“But the fact we’ve done this poll means that we think it’s an important subject,” he noted. “International Geneva is a precious asset and we have good security that has existed for a long time; we need to preserve it.”
“What is important is what the police do with this poll,” he added.
Police, politicians and local residents have been trying to get to grips with persistent insecurity in the centre of town – especially in the popular lakeside districts of Paquis, Eaux-Vives, Rive and the station – for a number of years.
But it appears that “Operation Figaro”, launched in April to reduce petty crime in the city centre comprising additional police patrols, is starting to bear fruit.
Thieves and dealers may still be busy in the middle of the night when there are fewer police around, but the level of theft is down by five per cent in the centre and 12 per cent in outer-lying districts compared with 2009, the police claim.
Alain Bittar, owner of the Arab bookshop L'Olivier in the Rue de Fribourg, agreed that proximity policing seemed to have had an impact.
“Something important happened with Figaro,” he said. “From being a lawless zone or jungle, Paquis is now controlled; we have the impression that we were listened to.”
After Figaro, the police intend to keep up the pressure via a greater visible presence on the streets, Froidevaux said.
Next January a new “integrated” police station will be created in the Paquis district bringing together more officers with special skills for tracking thieves and dealers – and more English speaking officers.
And major changes are also planned next month to make investigations into burglaries more efficient, as well as preventive security initiatives with estate agents, housing agencies and owners.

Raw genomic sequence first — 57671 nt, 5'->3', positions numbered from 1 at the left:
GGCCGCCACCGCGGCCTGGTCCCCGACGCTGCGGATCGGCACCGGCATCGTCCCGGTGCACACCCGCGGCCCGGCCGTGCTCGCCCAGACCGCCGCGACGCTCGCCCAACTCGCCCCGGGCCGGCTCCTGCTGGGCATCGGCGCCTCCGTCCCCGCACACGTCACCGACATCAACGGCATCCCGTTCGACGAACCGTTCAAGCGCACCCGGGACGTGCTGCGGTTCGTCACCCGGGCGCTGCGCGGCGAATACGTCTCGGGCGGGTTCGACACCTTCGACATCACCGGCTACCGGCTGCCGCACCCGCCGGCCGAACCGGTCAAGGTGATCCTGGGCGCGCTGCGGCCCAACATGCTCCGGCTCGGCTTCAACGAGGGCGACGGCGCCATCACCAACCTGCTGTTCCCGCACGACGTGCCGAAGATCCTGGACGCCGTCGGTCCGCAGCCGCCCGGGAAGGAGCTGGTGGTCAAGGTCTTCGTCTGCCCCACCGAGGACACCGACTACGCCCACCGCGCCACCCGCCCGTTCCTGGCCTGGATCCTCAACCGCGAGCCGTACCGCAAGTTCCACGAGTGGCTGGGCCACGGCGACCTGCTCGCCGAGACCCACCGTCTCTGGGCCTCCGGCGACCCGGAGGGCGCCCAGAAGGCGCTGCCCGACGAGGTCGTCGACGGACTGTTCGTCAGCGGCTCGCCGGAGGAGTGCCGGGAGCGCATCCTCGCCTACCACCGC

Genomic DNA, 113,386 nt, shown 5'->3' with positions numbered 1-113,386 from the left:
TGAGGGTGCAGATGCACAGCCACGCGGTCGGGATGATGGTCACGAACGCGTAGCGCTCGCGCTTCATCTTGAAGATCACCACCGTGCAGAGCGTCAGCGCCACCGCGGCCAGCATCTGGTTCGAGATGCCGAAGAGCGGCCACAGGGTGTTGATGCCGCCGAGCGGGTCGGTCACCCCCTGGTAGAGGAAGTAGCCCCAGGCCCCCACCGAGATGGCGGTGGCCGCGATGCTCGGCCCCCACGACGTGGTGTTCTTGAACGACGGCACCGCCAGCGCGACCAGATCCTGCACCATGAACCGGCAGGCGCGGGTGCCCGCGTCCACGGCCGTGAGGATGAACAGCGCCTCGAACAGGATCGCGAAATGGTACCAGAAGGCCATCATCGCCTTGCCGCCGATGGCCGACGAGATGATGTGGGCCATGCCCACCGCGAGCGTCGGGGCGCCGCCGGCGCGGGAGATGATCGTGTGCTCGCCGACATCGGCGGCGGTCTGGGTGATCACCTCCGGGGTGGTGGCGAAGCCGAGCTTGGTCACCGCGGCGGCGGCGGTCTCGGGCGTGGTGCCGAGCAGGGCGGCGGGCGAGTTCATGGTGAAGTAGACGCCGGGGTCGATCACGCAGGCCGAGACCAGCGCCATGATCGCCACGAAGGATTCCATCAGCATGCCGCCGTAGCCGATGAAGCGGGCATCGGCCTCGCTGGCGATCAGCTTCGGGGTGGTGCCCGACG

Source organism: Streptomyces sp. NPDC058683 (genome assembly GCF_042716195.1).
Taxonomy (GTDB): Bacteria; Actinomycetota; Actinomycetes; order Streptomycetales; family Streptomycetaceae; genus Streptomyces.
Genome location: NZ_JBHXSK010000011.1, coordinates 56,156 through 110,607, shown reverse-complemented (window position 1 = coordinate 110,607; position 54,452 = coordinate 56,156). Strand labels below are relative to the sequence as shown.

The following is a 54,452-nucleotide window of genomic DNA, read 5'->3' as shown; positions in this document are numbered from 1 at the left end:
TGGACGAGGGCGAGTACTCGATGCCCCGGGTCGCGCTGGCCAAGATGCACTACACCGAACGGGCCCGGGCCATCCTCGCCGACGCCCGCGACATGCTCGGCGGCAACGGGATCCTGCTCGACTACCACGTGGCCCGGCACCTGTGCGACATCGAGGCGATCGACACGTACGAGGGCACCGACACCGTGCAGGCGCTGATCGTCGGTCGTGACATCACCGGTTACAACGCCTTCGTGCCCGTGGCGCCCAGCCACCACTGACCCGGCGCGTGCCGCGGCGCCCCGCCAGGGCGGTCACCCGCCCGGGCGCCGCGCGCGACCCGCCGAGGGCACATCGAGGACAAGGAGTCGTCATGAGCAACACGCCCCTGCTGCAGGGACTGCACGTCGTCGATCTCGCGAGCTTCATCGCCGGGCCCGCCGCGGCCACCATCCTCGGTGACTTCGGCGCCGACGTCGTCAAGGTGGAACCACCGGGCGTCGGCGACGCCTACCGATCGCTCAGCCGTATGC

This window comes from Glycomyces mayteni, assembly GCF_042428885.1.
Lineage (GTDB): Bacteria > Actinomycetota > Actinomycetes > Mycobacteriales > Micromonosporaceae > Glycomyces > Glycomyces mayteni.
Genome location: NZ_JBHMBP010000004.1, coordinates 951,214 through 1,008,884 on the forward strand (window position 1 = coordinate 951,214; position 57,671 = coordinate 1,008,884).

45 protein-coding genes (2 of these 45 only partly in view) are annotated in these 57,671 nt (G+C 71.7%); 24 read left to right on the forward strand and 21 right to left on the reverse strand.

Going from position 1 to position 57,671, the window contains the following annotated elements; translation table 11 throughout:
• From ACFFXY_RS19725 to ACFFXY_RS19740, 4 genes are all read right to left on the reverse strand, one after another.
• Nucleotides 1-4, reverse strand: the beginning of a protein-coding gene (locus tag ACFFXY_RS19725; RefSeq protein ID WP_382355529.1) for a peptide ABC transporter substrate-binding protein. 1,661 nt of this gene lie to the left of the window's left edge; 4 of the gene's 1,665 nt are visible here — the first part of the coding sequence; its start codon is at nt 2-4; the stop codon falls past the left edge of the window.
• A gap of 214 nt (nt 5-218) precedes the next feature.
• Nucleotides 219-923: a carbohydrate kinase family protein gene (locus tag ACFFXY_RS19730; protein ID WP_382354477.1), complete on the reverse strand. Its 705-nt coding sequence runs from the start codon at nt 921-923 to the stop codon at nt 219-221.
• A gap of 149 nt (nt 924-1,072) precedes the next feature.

French-speaking Geneva is at the western end of Lake Geneva, surrounded on almost all sides by France. The canton has 103 kilometres of borders with Switzerland's neighbour and just 4.5 kilometres with the rest of the country.
The city itself has 185,000 inhabitants, while the canton has 453,439 (2008). The metropolitan Geneva area (which includes nine other towns) covers most of the canton and spreads across into France (population 730,000).
Some 40 per cent of the Geneva population is foreign. Some 50,000 people move to or away from Geneva every year.
Geneva is home to the headquarters of 22 international organisations, such as the World Health Organization, the World Trade Organization and the International Committee of the Red Cross.
"International Geneva", as it is known, is worth around SFr5 billion ($5.15 billion) a year to the canton.
In all, some 40,000 international diplomats and civil servants are based in Geneva; in addition there are around 2,400 staff working for non-governmental organisations. Around 8,500 staff work for the United Nations family in Geneva, which is the largest concentration of UN personnel in the world.
Geneva is regularly ranked in the top ten of quality-of-living listings.